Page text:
Michigan native Rick Hackett graduated from the Culinary Institute of America in New York and learned the principles of nouvelle cuisine at acclaimed Washington DC restaurant Le Pavillon before moving to the Bay Area in 1979 and leaving his mark on the local restaurant world.
In SF Hackett was swept up in the American culinary revolution, working at such establishments as Chez Panisse, Bay Wolf, Oliveto, Postrio, and Acme Bread. In 1992, he and his wife Meredith Melville reopened the fabled Enrico's in North Beach as a supper club featuring live music and California-Mediterranean cuisine. Eventually he opened MarketBar in the Ferry Building. It was at MarketBar that Hackett began developing the concept that would become Bocanova—partly inspired by the “family meals” he and his mostly Latino culinary team would eat at the restaurant.
Hackett and his wife embarked on a culinary trip through South America to further immerse in the region’s cuisines, relishing in the influences of other cultures, from Chinese and Japanese food in Peru to Italian fare in Argentina. Opening the doors to Bocanova in 2009, Hackett mixes Pan-American cuisine with the bounty of the Bay Area.
Now Hackettt is branching out from his roots to open a second restaurant, conveniently next door, this week. Jack's Oyster Bar & Fish House melds the traditional East Coast oyster bar with a distinctly Californian menu.
“I’m always looking to create timeless restaurants in both design and dishes,” he says. “Our overall philosophy is to use quality ingredients, focusing on sustainable seafood from the Pacific. We’re doing traditional dishes—chowders, lobster rolls, fish & chips—with our own twist while showcasing influences from San Francisco’s seafood culture.”
In addition to his role as restaurateur, Hackett actively supports his community, including hosting fundraisers for the Oakland school system and volunteering with the Sprouts Cooking Club, teaching children ages 8 to 14. When he’s not at the restaurant, Hacket can be found relaxing with a good book or playing tennis. We caught up with the chef to ask him seven essential questions about his life in Oakland.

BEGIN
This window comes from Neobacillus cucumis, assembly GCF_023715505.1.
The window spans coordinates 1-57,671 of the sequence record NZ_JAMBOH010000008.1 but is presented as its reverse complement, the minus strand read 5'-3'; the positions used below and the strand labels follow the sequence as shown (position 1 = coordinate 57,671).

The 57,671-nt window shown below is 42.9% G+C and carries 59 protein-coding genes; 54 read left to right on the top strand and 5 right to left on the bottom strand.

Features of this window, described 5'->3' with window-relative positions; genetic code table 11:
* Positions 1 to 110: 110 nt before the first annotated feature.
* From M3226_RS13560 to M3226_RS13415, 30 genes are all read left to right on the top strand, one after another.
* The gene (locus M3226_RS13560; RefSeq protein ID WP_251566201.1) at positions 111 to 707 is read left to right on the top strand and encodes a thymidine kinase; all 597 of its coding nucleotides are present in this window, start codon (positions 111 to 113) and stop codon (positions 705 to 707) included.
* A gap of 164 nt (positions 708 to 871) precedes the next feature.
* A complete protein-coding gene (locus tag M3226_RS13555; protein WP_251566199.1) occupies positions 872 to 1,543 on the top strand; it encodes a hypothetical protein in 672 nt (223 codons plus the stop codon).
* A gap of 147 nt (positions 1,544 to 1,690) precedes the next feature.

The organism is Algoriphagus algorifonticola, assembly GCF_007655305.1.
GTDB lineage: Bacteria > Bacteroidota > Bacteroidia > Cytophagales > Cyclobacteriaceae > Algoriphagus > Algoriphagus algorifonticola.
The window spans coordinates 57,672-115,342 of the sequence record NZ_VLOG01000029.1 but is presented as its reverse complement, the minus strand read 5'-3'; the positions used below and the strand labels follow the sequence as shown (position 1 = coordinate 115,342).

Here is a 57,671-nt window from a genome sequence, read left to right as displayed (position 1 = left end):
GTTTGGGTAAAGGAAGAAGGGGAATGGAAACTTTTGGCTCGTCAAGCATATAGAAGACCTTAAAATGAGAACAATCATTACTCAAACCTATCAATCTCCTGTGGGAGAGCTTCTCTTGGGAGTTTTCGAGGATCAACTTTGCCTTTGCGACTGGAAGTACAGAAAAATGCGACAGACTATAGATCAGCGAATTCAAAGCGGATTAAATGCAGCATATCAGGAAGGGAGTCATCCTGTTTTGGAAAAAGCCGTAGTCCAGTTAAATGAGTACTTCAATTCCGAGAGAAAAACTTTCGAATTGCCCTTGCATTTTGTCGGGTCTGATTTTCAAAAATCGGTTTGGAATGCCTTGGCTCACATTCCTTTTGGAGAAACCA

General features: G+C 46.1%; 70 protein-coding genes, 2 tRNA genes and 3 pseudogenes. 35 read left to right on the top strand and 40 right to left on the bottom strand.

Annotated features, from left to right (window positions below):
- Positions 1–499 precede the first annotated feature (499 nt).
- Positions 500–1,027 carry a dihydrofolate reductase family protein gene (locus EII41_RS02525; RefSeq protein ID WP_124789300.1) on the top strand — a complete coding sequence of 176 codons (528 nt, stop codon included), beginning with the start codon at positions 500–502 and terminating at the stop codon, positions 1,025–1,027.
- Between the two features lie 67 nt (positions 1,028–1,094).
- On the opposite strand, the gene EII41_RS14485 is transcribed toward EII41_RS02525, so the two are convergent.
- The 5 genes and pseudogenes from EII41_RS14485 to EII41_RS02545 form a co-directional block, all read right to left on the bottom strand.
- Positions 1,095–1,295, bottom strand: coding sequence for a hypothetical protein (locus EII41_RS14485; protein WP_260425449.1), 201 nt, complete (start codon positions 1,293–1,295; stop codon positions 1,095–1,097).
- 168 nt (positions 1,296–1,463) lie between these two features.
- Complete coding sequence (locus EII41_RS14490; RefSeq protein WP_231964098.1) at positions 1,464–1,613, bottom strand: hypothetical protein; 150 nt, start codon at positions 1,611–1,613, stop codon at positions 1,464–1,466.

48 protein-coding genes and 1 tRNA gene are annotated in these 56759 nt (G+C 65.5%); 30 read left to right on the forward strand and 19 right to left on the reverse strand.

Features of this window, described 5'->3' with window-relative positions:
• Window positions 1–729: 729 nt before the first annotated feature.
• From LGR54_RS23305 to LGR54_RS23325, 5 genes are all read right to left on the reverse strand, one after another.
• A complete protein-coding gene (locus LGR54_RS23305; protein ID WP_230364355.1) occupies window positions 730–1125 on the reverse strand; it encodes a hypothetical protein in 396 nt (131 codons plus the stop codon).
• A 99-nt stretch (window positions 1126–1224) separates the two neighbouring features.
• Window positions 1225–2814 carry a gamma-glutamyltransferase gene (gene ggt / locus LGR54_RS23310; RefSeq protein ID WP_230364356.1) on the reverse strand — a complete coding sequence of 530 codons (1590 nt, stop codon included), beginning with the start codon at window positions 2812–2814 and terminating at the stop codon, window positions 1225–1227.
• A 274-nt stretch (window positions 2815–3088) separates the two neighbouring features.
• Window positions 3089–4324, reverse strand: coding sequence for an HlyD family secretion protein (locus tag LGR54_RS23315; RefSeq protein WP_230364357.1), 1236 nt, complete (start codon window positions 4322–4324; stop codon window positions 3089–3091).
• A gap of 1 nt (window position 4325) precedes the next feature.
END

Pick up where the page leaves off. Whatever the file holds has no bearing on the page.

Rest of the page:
1. What neighborhood do you currently call home? Would you ever move or are you happy in your 'hood?
Haddon Hill and we are totally happy there.
2. What's your hands-down, absolute favorite thing to eat in the East Bay?
There’s so much, but what recently impressed me in the last six months is the steak dish at Box and Bells
3. What's your perfect night on the town?
It always revolves around dinner. I love to go out and hear music – especially jazz. Yoshi’s has some great music. Never dancing, though.
4. When you need a low-key afternoon, where do you go for down time?
5. What's your favorite place to go on a day trip from Oakland?
There’s so many but Point Reyes is my favorite.
6. Quick-fire round:
Burrito or Burger?
Fenton's or Ici Ice Cream?
Ici Ice Cream
Lake Merritt or Lake Temescal?
The Paramount or The Fox Theater?
Bakesale Betty's or Brown Sugar Kitchen?
Brown Sugar Kitchen
First Fridays or The Oakland Museum?
The Oakland Museum
Shopping on Telegraph or in Temescal?
I’m not much of a shopper, but if I were I would go to Temescal.
7. Three words that describe your life in Oakland?
Diversity. Great Neighbors. Edgy.